Our Constitutions (Part 3)

Old State House Museum - Wednesday, December 04, 2019


Constitutional change during wartime often was overshadowed by issues more often than not having to do with matters of survival. Nonetheless, after Union forces occupied Little Rock on Sept. 10, 1863, the state began to move toward readmission to the Union in spite of the fact that Harris Flanagin’s Confederate state administration had fled to Washington in Southwest Arkansas and would hold at least nominal authority over about half the state until the end of the war.

After a period of rule under General Frederick Steele as military governor in Little Rock, the Union authorities began the process of reestablishing a loyal civil government under the terms of President Abraham Lincoln’s “Proclamation of Amnesty and Reconstruction,” issued on Dec. 8, 1863. Better known as the “Ten Percent Plan,” it proposed that if 10 percent of a state's voter population swore allegiance to the future alliance of the United States as well as approving the emancipation of slaves, Reconstruction would then begin in that state. Lincoln also declared that all that had opposed and fought against the Union, with the exception of those ranking above colonel in the Army or lieutenant in the Navy, along with high ranking secessionists, would be pardoned, their property, except for slaves, restored, and their civil rights returned if they claimed allegiance to the Union.

Almost immediately after the proclamation was issued, Arkansas Unionists began taking the oath, and the 10 percent threshold had been met by early January. Due to wartime divisions, only 24 of the state’s 57 counties convened in Little Rock to draw up a new constitution on Jan. 4, 1864. With little debate, the delegates reinstated the 1836 constitution with fewer changes than they added in 1861. Some notable changes included abolishing slavery and repealing the ordinance of secession. Expressing the uncertainty that many Unionist whites felt about the freedmen’s status, the delegates did not spell out the rights of ex-slaves; this would be addressed by legislation. The 1864 document, unlike the original, provided for the popular election of the offices of secretary of state, auditor, treasurer and all judges. It also created the office of lieutenant governor.

On January 19, 1864, the convention elected Isaac Murphy, the lone holdout against secession in 1861, as provisional governor, and Calvin C. Bliss, a New England native who came to Arkansas before the war as head of a girls’ school and served as a Union Army officer, as provisional lieutenant governor. When the constitution was submitted to the voters in March, only 12,000 people voted. They voted to affirm the new document, as well as affirm Murphy and Bliss in office without opposition. After a conciliatory inaugural address in which the governor urged an emphasis on education, he urged unity in helping the state recover from the war.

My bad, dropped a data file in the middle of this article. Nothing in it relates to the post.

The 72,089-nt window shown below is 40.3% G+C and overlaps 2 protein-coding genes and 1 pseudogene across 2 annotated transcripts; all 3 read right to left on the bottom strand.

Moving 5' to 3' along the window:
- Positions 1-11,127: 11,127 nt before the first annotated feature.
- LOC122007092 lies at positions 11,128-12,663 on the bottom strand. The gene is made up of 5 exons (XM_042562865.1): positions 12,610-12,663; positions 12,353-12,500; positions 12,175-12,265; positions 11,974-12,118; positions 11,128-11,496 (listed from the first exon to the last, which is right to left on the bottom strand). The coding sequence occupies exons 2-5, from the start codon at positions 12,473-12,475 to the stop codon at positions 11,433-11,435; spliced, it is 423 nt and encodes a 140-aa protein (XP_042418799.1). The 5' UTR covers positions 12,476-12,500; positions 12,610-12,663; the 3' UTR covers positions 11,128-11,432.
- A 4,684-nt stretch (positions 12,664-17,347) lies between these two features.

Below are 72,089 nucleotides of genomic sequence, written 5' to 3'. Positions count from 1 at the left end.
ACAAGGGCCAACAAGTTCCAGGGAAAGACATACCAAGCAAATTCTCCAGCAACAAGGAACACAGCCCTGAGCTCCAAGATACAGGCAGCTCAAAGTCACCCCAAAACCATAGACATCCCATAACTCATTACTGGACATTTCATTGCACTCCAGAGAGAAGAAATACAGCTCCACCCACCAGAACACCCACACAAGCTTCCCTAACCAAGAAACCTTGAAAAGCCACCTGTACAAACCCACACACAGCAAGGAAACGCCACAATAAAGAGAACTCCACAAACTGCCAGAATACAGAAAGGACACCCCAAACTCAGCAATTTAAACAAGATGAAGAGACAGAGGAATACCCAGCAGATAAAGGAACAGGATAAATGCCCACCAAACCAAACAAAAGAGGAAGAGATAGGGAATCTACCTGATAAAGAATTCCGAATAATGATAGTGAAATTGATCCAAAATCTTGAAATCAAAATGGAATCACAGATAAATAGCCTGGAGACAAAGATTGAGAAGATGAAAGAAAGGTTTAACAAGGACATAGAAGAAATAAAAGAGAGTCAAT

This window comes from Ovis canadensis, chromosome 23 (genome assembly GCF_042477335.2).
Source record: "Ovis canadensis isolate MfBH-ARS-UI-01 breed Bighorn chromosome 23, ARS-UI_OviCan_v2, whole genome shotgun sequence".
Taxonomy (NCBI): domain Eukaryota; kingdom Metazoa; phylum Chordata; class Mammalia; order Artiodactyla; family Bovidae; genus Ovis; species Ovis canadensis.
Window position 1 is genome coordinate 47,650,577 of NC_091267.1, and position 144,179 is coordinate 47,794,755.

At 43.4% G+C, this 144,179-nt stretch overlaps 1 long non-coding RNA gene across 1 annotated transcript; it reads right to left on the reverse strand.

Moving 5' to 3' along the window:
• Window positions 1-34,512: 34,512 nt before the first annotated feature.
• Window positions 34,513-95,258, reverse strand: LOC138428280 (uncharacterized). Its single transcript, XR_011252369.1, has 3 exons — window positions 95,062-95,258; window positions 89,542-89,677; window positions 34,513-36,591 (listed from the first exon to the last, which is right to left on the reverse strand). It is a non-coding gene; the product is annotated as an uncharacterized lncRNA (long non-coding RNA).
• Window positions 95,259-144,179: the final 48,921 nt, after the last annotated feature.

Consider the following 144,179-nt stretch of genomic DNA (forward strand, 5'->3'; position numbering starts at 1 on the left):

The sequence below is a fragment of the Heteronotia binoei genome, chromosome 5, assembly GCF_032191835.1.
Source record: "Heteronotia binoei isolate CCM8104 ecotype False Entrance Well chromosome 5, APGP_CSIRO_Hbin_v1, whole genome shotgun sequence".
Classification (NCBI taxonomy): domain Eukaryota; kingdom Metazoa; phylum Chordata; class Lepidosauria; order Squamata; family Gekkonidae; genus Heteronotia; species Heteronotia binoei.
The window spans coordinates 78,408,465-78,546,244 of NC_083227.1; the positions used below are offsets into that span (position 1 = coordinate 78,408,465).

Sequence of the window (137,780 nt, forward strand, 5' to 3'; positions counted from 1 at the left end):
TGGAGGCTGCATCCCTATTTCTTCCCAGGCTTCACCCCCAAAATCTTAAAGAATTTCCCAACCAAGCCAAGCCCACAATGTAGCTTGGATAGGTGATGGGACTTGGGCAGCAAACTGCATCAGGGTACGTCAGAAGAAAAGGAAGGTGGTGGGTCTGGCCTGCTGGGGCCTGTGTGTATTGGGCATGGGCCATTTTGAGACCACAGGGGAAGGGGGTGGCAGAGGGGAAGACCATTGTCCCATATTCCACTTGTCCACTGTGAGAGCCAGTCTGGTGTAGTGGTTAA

Yet Murphy’s government had to deal with wartime realities for another year, and his government largely existed at the sufferance of General Steele’s forces, as half the state was under Rebel control, and the other half suffered under constant raiding from pro-Confederate irregulars. In Murphy’s first legislature, the lawmakers disenfranchised those who remained in Confederate service after January 1864, and ratified the Thirteenth Amendment the following year. When the war ended in April 1865, President Lincoln and his successor, Andrew Johnson, recognized the legitimacy of the Murphy government and the 1864 constitution, but huge changes were coming in 1866 and 1867, giving a new Congress dominated by Radical Republicans the opportunity to take control of Reconstruction away from President Johnson. In the spring of 1866, the Arkansas Supreme Court declared the law disenfranchising ex-Confederates to be unconstitutional. For Democrats, it was an electoral godsend in the 1866 midterm elections, as they overwhelmed the Unionists; not a single member of Murphy’s original legislature was returned for the 1866-67 session. Murphy urged the newly elected solons to cooperate with federal policies so the state could complete the process of rejoining the Union; he was promptly ignored.

Not only did the lawmakers brush aside Murphy’s advice and render the 1864 constitution increasingly irrelevant, but they appeared determined to take actions that distressed the governor and outraged Congress. Not only did the legislature reject the Fourteenth Amendment (which voided all Confederate debts, prohibited states from violating civil rights, reduced a state’s congressional representation when any adult male was denied the right to vote, and denied anyone who first took an oath to support the constitution, then supported the Confederacy the right to hold office), but legitimized financial transactions under the Confederacy, voted pensions for Confederate veterans, and denied many rights to ex-slaves, like the right to vote, serve on juries, to marry whites or to attend public schools. While these measures were milder than Arkansas’s Deep South counterparts, these were considered acts of defiance that compelled an enraged U.S. Congress to pass the Reconstruction Acts in 1867 over President Johnson’s veto. The acts effectively dissolved the legislature, as Arkansas would be joined with Mississippi in one of five military districts, in this case, under General Edward O.C. Ord. Unlike many of his counterparts, Murphy remained in office until the end of his term by cooperating with Ord. Unionist Republicans now sought to accomplish for the state what the Murphy government had been unable to do: to sweep away the remnants of the antebellum and Confederate-era institutions, and effect a comprehensive political, social and economic revolution.